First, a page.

A short, anti-Nazi film titled “Don’t Be A Sucker” has reemerged in the wake of last weekend’s deadly white supremacist rallies in Charlottesville.
Produced by the US war department in 1943 and released two years after the end of World War II, the film was a warning to Americans not to fall for fascist rhetoric — and to condemn it even if you’re not among those directly under attack.
The film opens with an agitated man handing out pamphlets and yelling to a crowd from a podium about the threat posed to “real Americans” by black people, “foreigners,” Catholics, and Free Masons.
“I see foreigners with money,” the man shouts. “I see negroes holding jobs that belong to me and you. Now I ask you, if we allow this thing to go on, what’s going to become of us real Americans?”
The clip was posted to Twitter on Saturday night by an anthropologist named Michael Oman-Reagan, who said the post-World War II film was made “to teach citizens how to avoid falling for people like Trump.” It had been retweeted over 122,000 times by Monday morning.
The rhetoric, which the film and World War II’s allied forces endeavoured to eliminate, is virtually indistinguishable from that of white supremacists and neo-Nazis today.
“America belongs to white men,” white supremacist Richard Spencer, who coined the term “alt-right” and helped organise the “Unite The Right” rally, told a crowd at Texas A&M University in December.
“Our people haven’t had a voice since 1860,” white supremacist Matthew Heimbach, who was slated to speak at the rally, said in 2013. “The system can’t be reformed, nor should we try to do so … We’ve tried every avenue to try to resolve the [race] issue.”
President Donald Trump frequently fanned the flames of xenophobia along the campaign trail, villifying immigrants and Muslims while proclaiming that “we’ve got to bring our country back.”
“They’re bringing drugs. They’re bringing crime. They’re rapists,” Trump said of Mexican immigrants when announcing his candidacy in June 2015. “And some, I assume, are good people.”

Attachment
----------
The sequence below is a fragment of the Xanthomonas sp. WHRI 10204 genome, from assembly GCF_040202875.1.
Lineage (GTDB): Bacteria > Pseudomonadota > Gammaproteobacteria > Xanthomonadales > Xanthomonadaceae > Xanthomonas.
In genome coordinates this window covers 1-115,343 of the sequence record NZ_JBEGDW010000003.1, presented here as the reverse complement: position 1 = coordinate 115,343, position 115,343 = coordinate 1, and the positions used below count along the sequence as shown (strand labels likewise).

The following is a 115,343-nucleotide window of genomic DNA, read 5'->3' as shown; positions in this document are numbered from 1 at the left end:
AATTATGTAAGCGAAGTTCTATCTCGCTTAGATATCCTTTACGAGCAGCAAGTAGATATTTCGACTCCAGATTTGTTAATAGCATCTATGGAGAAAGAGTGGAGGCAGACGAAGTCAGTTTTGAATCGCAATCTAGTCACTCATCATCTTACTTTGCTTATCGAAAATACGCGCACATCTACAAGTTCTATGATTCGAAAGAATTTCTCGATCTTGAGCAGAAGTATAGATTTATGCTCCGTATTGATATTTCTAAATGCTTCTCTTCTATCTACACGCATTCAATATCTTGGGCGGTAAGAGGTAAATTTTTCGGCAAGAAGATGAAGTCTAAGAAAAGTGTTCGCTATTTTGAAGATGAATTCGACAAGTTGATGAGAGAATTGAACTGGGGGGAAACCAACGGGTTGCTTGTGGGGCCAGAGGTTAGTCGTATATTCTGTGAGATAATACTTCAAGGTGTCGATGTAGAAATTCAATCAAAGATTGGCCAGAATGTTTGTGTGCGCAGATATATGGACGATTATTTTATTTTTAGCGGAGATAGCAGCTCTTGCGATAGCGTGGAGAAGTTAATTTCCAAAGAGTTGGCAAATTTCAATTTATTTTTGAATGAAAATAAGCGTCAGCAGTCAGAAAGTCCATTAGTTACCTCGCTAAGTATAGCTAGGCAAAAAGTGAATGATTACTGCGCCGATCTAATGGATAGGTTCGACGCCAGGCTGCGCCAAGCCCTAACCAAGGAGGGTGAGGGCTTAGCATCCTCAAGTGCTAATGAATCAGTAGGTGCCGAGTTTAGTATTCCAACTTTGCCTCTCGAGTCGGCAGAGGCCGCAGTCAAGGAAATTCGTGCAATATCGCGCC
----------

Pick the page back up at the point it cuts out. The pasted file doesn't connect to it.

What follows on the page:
Months later, Trump called for a “total and complete shutdown of Muslims entering the United States.”
In the film — which can be viewed in full in the War Department’s archives — an older man with a faint accent remarks to a fellow onlooker that he’s “heard this kind of talk before, but I never expected to hear it in America.”
“I don’t know, makes pretty good sense to me,” the onlooker replies, as he flips through a pamphlet.
The red-faced orator continues: “We’ll never be able to call this country our own until it’s a country without. Without what? Without negroes. Without alien foreigners. Without Catholics. Without Free Masons … these are your enemies. These are the people who are trying to take over our country. And it’s up to you and me to fight them.”
At the mention of “Free Masons,” the once-sympathetic onlooker turns indignant.
“What’s wrong with the Masons?” he asks. “I’m a Mason.”
The crowd ultimately turns on the pontificator, waving him off as they turn to walk away. But the man with the accent confronts the Mason.
“Before he said ‘Masons,’ you were ready to agree with him,” he says. “I have seen what this kind of talk can do. I have seen it in Berlin.”
Trump’s remarks about the protests in Charlottesville, on Friday — in which he denounced violence “on all sides” rather than explicitly condemning white supremacism — were celebrated by neo-Nazis, who praised the fact that the president “outright refused to disavow” the white nationalist rally and movement.
Utah Sen. Orrin Hatch was one of several Republicans to implicitly criticise Trump’s comments.
“We should call evil by its name,” Hatch tweeted. “My brother didn’t give his life fighting Hitler for Nazi ideas to go unchallenged here at home.”
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